As always, the Shuttle/ISS pair makes for great viewing in our skies — the couple is big and bright. We get some fantastic evening passes of the two, with the best occurring on Thursday, November 20, from about 6:16 p.m. to 6:20 p.m., travelling west-southwest to northeast and hitting a maximum altitude of 66º.  This will be brighter than Jupiter (visible in the southwest at the same time), not quite as bright as Venus (also visible in the southwest then), and brighter than any star in the sky.  Look for the dot that moves, and if you have a decent pair of binoculars handy, check out the two distinct blobs of the shuttle and station connected to each other. 

November 20th ISS image


Report for October 14, 2008

by Dan Ruby, associate director

Jupiter is still our best bet as “coolest thing to look at in the evening skies” right now.  Last week a team of folks released the best (or sharpest, at least) picture ever of the largest planet in our solar system using a very large and very high-tech telescope:

Image of Jupiter
(image credit: ESO)

The image is false-color, as it was taken in the infrared part of the spectrum —invisible to humans. In the visible spectrum, we actually see a bit deeper into the clouds and haze of Jupiter — for example, we wouldn’t see the haze at the top or bottom of the planet with just our eyes.

The picture was taken over an exposure period of two hours with a large (15-foot diameter or so) telescope in Chile with adaptive optics: technology that allows a telescope mirror to change shape on the fly to compensate for the kind of air turbulence that normally causes stars to twinkle. 

Jupiter clearly (ha!) does not look this good through the kind of telescope you or I may have at home, and in fact with any telescope smaller than about 8-10 inches in diameter, not much (if any) detail can be resolved on the gas giant. 

However, Jupiter is easily visible to the naked eye, and its four largest moons (Io, Ganymede, Europa, & Callisto ) — called the Gallilean satellites because he saw them first — look good through even a pair of binoculars. I always find that amazing, given that Jupiter is roughly 500 million miles away from us right now!

Next week we’ve got the Orionid meteor shower going down, literally. The shower may pop up later this week, and should be okay from Monday through Friday of next week, but the peak is technically sometime around early morning on Tuesday, October 21. Unfortunately for us, during the beginning of the shower the moon is on the other side of the sky but pretty full and bright, and during the latter part of the shower the moon is less full — but right where we want to be looking for these fast meteors. 

As always with meteor showers, the best time to view is between about midnight and before sunrise; the best place is somewhere dark, away from city lights. In this case, you might want to camp out near a tree that serves to block out the moon.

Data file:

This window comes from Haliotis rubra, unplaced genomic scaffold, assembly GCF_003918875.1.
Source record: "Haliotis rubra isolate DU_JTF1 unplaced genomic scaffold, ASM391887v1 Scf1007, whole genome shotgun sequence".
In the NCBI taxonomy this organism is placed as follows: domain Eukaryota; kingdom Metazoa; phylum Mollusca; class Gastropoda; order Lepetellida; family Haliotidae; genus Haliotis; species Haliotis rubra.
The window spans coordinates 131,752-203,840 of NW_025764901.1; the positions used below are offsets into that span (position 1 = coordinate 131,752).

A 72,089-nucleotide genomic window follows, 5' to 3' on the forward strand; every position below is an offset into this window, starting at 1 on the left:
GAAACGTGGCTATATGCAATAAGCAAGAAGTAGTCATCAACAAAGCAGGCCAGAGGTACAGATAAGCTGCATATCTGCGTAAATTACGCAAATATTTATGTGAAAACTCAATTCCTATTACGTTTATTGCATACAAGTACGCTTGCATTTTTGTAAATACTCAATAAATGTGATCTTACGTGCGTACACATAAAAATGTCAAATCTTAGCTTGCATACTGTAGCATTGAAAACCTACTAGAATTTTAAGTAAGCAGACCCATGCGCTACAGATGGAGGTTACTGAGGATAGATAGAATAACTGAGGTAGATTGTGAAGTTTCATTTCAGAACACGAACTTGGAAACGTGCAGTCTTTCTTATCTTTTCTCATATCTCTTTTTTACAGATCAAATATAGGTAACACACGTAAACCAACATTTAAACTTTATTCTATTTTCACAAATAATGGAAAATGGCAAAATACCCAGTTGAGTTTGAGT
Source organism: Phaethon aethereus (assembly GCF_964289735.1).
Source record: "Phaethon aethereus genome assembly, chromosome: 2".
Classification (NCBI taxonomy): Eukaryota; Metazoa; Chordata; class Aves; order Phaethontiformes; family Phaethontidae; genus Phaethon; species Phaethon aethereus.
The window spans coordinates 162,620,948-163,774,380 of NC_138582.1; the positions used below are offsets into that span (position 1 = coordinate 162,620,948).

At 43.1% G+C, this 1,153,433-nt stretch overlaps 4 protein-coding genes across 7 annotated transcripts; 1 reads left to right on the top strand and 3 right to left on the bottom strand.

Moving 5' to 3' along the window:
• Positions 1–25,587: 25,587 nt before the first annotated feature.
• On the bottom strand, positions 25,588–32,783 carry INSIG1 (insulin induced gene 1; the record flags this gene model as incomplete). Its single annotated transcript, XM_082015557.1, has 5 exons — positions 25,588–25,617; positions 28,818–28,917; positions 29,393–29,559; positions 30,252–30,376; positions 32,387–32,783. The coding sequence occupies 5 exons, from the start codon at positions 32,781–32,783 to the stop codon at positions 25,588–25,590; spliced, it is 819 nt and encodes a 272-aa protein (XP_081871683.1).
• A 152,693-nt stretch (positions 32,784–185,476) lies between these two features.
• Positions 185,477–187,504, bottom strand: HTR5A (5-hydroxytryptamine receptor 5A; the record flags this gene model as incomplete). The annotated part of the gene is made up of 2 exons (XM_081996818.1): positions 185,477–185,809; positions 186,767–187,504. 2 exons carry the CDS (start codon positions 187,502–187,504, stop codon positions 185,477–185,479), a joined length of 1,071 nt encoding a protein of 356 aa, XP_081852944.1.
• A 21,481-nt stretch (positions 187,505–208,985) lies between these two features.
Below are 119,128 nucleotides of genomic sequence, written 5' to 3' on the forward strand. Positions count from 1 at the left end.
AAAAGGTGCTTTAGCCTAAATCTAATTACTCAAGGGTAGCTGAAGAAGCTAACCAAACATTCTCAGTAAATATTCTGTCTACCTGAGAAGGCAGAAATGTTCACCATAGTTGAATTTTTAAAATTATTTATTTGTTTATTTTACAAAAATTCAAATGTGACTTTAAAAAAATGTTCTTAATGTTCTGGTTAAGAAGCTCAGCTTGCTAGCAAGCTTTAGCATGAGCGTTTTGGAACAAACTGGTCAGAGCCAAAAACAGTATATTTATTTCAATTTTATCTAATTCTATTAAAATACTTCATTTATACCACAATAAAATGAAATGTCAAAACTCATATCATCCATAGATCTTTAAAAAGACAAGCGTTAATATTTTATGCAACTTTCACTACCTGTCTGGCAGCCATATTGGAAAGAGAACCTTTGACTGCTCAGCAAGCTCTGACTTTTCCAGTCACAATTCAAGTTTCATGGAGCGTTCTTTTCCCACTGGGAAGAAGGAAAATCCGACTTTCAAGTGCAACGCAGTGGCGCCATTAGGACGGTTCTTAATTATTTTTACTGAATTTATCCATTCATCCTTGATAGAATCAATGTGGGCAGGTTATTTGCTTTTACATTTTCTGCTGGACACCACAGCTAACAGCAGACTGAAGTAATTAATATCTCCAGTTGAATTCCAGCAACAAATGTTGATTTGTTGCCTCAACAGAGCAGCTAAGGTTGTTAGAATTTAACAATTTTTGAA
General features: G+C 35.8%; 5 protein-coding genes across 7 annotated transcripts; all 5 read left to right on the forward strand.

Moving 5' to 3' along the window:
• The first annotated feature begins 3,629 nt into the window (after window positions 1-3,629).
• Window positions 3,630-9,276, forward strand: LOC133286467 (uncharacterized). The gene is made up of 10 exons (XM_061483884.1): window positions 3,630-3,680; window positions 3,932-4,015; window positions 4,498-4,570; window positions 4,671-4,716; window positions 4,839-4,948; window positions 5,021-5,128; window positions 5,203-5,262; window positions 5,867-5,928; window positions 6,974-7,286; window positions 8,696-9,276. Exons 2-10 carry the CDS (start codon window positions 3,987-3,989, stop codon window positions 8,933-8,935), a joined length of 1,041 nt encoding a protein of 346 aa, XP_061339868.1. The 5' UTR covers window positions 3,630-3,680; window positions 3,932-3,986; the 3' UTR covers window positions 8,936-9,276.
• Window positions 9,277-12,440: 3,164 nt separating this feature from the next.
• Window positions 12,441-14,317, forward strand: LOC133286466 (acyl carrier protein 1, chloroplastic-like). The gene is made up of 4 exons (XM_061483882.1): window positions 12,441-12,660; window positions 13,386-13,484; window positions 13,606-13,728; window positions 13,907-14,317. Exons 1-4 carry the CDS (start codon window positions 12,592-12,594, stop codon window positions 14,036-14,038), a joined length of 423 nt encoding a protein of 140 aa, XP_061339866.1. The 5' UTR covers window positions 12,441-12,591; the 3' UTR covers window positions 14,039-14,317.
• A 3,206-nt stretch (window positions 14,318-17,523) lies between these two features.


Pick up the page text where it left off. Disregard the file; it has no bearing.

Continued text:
Report for September 16, 2008

by Dan Ruby, associate director

HST image

First, let’s talk about a new thing discovered using the Hubble Space Telescope. Apparently, back in February of 2006, the HST imaged something that got brighter and dimmer over a couple hundred days. It wasn’t a supernova and isn’t located within any known galaxy, so it may not be stellar at all. Scientists have been baffled about it for a bit; it’s really not like anything ever seen before. And it’s hard to tell how far away it is — somewhere between 130 light years and 11 billion light years away, which is an almost uselessly big window.

Ideas about what it is have included: a failed black hole, some sort of visible interaction with another universe, and things much more crazy — but it is most likely really a new kind of object.

In any case, the ol’ Hubble Telescope is still beaming back great info, so it’s a good thing that NASA is performing some much-needed maintenance next month, when the space shuttle Atlantis takes off for the last servicing trip to the instrument before the shuttle fleet is retired.

The repairs are supposed to make Hubble more powerful than ever and extend its life another five years. In terms of stuff we can see with our own eyes, we’ve got a similar (but much faster) sight this Thursday at 8:29 p.m., when an Iridium satellite will appear to flare brighter than anything else in the sky that evening for a few seconds before fading back to invisible. It will be visible toward the east, about halfway up the sky, and coincidentally happens just after our monthly member event. This month’s Planet X will include a showing of our new large-format film SolarMax and a preview of our new U2 light show, as well as the usual goodies.


Report for July 15, 2008

by Dan Ruby, associate director

Planet Party Over (‘til 2010)
Mars (traveling about 54,000 miles per hour in its orbit) has passed Saturn (moving at a paltry 22,000 mph) on the inside track of our solar system, so the red planet is now climbing higher in the western sky after sunset, pulling away from the ringed planet as the summer progresses. In case you missed the pairing this past week, Mars will catch up to Saturn again in a couple years.

Easter Bunny now Makemake